also flimflam, 1530s, a contemptuous echoic construction, perhaps connected to some unrecorded dialectal word from Scandinavian (cf. Old Norse flim “a lampoon”). From 1650s as a verb.


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  • Flimsy

    [flim-zee] /ˈflɪm zi/ adjective, flimsier, flimsiest. 1. without material strength or solidity: a flimsy fabric; a flimsy structure. 2. weak; inadequate; not effective or convincing: a flimsy excuse. noun, plural flimsies. 3. a thin kind of paper, especially for use in making several copies at a time of an article, telegraphic dispatch, or the like, […]

  • Flinched

    [flinch] /flɪntʃ/ verb (used without object) 1. to draw back or shrink, as from what is dangerous, difficult, or unpleasant. 2. to shrink under pain; wince. 3. Croquet. to let the foot slip from the ball in the act of croqueting. verb (used with object) 4. to draw back or withdraw from. noun 5. an […]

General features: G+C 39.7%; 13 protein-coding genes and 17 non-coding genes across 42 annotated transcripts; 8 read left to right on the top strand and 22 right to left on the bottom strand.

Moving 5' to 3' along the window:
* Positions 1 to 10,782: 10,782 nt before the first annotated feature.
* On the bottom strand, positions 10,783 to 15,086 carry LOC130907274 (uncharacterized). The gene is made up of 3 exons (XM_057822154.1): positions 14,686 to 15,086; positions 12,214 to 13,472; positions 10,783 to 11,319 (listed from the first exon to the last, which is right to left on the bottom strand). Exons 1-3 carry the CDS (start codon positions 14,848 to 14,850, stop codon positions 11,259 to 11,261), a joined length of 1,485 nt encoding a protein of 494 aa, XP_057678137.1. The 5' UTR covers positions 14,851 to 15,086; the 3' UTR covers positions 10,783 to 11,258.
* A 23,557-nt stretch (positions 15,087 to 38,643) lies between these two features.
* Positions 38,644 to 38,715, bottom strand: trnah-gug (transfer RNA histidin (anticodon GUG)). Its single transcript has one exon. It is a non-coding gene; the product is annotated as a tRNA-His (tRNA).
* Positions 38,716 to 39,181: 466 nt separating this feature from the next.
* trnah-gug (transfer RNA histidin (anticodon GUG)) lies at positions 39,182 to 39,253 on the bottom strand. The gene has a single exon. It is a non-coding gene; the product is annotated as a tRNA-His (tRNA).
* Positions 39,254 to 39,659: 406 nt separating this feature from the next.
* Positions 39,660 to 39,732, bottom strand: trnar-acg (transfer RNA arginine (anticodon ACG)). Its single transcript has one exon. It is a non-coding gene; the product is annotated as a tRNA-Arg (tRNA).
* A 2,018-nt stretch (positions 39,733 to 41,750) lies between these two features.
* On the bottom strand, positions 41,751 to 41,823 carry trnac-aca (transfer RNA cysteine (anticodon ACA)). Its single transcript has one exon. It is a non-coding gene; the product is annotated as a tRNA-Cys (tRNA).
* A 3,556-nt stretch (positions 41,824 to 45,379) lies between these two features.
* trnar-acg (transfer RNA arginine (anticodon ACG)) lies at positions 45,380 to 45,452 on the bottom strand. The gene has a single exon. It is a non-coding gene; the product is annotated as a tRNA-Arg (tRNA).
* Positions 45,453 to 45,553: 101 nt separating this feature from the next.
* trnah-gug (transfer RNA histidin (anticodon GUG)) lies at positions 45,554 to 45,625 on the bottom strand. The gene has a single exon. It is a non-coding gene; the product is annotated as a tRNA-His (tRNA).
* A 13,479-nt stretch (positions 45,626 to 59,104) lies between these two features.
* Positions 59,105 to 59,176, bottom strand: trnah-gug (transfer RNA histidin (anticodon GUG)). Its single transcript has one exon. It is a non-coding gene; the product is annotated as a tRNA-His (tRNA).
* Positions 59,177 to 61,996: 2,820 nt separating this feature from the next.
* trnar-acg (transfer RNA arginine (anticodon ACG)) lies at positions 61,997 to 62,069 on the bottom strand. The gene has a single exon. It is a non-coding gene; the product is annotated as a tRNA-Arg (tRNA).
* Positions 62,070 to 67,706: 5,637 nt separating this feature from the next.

• Flinders

    [flin-derz] /ˈflɪn dərz/ plural noun 1. splinters; small pieces or fragments. [flin-derz] /ˈflɪn dərz/ noun 1. Matthew, 1774–1814, English navigator and explorer: surveyed coast of Australia. 2. a river in NE Australia, flowing NW to the Gulf of Carpentaria. 520 miles (837 km) long. /ˈflɪndəz/ plural noun 1. (rare) small fragments or splinters (esp in […]

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